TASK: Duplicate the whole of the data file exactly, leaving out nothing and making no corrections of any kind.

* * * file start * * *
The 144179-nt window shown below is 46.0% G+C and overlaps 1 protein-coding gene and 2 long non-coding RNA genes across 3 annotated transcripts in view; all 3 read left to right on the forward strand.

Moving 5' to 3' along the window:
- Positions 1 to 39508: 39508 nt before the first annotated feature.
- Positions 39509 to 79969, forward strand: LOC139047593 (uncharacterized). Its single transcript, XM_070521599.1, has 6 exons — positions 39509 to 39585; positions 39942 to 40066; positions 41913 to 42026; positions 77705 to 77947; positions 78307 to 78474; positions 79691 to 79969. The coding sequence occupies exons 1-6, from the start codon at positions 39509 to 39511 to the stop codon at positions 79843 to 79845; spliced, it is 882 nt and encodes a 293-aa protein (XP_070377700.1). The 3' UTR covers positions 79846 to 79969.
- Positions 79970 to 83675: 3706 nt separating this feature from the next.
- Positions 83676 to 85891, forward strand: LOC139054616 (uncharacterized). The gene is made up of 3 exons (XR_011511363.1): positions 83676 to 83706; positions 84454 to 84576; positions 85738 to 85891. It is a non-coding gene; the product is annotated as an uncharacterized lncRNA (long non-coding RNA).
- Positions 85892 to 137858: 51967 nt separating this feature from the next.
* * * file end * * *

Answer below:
The 144179-nt window shown below is 46.0% G+C and overlaps 1 protein-coding gene and 2 long non-coding RNA genes across 3 annotated transcripts in view; all 3 read left to right on the forward strand.

Moving 5' to 3' along the window:
- Positions 1 to 39508: 39508 nt before the first annotated feature.
- Positions 39509 to 79969, forward strand: LOC139047593 (uncharacterized). Its single transcript, XM_070521599.1, has 6 exons — positions 39509 to 39585; positions 39942 to 40066; positions 41913 to 42026; positions 77705 to 77947; positions 78307 to 78474; positions 79691 to 79969. The coding sequence occupies exons 1-6, from the start codon at positions 39509 to 39511 to the stop codon at positions 79843 to 79845; spliced, it is 882 nt and encodes a 293-aa protein (XP_070377700.1). The 3' UTR covers positions 79846 to 79969.
- Positions 79970 to 83675: 3706 nt separating this feature from the next.
- Positions 83676 to 85891, forward strand: LOC139054616 (uncharacterized). The gene is made up of 3 exons (XR_011511363.1): positions 83676 to 83706; positions 84454 to 84576; positions 85738 to 85891. It is a non-coding gene; the product is annotated as an uncharacterized lncRNA (long non-coding RNA).
- Positions 85892 to 137858: 51967 nt separating this feature from the next.